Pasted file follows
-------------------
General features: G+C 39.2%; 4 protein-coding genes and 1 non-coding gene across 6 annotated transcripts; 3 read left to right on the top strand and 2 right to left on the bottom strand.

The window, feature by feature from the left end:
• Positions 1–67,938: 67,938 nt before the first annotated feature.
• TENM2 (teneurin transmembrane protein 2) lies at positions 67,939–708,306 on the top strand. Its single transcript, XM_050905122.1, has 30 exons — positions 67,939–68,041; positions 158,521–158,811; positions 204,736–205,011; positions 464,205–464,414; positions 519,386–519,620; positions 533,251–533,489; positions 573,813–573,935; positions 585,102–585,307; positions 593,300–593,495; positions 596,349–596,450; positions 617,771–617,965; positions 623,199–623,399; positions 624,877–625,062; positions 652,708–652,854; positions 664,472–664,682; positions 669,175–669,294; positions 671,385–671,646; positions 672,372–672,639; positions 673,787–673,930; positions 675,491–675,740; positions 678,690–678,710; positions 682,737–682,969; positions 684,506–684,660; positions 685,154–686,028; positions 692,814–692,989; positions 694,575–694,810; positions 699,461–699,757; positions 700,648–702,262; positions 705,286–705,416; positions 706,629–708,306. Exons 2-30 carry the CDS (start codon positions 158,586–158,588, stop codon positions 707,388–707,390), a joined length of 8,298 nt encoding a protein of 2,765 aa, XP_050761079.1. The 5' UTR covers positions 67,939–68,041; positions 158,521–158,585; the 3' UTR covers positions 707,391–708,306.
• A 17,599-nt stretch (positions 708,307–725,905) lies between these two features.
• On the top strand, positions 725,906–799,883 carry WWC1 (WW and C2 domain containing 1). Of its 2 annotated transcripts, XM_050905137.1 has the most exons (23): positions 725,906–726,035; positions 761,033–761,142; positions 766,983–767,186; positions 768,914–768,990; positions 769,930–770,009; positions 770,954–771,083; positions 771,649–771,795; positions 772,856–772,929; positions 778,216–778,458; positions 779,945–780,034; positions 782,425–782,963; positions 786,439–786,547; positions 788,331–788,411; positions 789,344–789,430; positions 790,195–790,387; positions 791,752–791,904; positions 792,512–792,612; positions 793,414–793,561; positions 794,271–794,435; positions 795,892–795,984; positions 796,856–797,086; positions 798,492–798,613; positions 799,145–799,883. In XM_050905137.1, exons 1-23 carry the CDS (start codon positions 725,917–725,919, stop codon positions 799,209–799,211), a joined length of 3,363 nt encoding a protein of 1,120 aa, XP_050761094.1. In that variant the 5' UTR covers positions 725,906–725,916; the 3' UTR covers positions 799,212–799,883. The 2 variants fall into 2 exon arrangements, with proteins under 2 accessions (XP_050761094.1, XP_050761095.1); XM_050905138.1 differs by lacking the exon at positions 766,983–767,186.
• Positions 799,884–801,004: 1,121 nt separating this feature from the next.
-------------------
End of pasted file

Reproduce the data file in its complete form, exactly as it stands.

General features: G+C 39.2%; 4 protein-coding genes and 1 non-coding gene across 6 annotated transcripts; 3 read left to right on the top strand and 2 right to left on the bottom strand.

The window, feature by feature from the left end:
• Positions 1–67,938: 67,938 nt before the first annotated feature.
• TENM2 (teneurin transmembrane protein 2) lies at positions 67,939–708,306 on the top strand. Its single transcript, XM_050905122.1, has 30 exons — positions 67,939–68,041; positions 158,521–158,811; positions 204,736–205,011; positions 464,205–464,414; positions 519,386–519,620; positions 533,251–533,489; positions 573,813–573,935; positions 585,102–585,307; positions 593,300–593,495; positions 596,349–596,450; positions 617,771–617,965; positions 623,199–623,399; positions 624,877–625,062; positions 652,708–652,854; positions 664,472–664,682; positions 669,175–669,294; positions 671,385–671,646; positions 672,372–672,639; positions 673,787–673,930; positions 675,491–675,740; positions 678,690–678,710; positions 682,737–682,969; positions 684,506–684,660; positions 685,154–686,028; positions 692,814–692,989; positions 694,575–694,810; positions 699,461–699,757; positions 700,648–702,262; positions 705,286–705,416; positions 706,629–708,306. Exons 2-30 carry the CDS (start codon positions 158,586–158,588, stop codon positions 707,388–707,390), a joined length of 8,298 nt encoding a protein of 2,765 aa, XP_050761079.1. The 5' UTR covers positions 67,939–68,041; positions 158,521–158,585; the 3' UTR covers positions 707,391–708,306.
• A 17,599-nt stretch (positions 708,307–725,905) lies between these two features.
• On the top strand, positions 725,906–799,883 carry WWC1 (WW and C2 domain containing 1). Of its 2 annotated transcripts, XM_050905137.1 has the most exons (23): positions 725,906–726,035; positions 761,033–761,142; positions 766,983–767,186; positions 768,914–768,990; positions 769,930–770,009; positions 770,954–771,083; positions 771,649–771,795; positions 772,856–772,929; positions 778,216–778,458; positions 779,945–780,034; positions 782,425–782,963; positions 786,439–786,547; positions 788,331–788,411; positions 789,344–789,430; positions 790,195–790,387; positions 791,752–791,904; positions 792,512–792,612; positions 793,414–793,561; positions 794,271–794,435; positions 795,892–795,984; positions 796,856–797,086; positions 798,492–798,613; positions 799,145–799,883. In XM_050905137.1, exons 1-23 carry the CDS (start codon positions 725,917–725,919, stop codon positions 799,209–799,211), a joined length of 3,363 nt encoding a protein of 1,120 aa, XP_050761094.1. In that variant the 5' UTR covers positions 725,906–725,916; the 3' UTR covers positions 799,212–799,883. The 2 variants fall into 2 exon arrangements, with proteins under 2 accessions (XP_050761094.1, XP_050761095.1); XM_050905138.1 differs by lacking the exon at positions 766,983–767,186.
• Positions 799,884–801,004: 1,121 nt separating this feature from the next.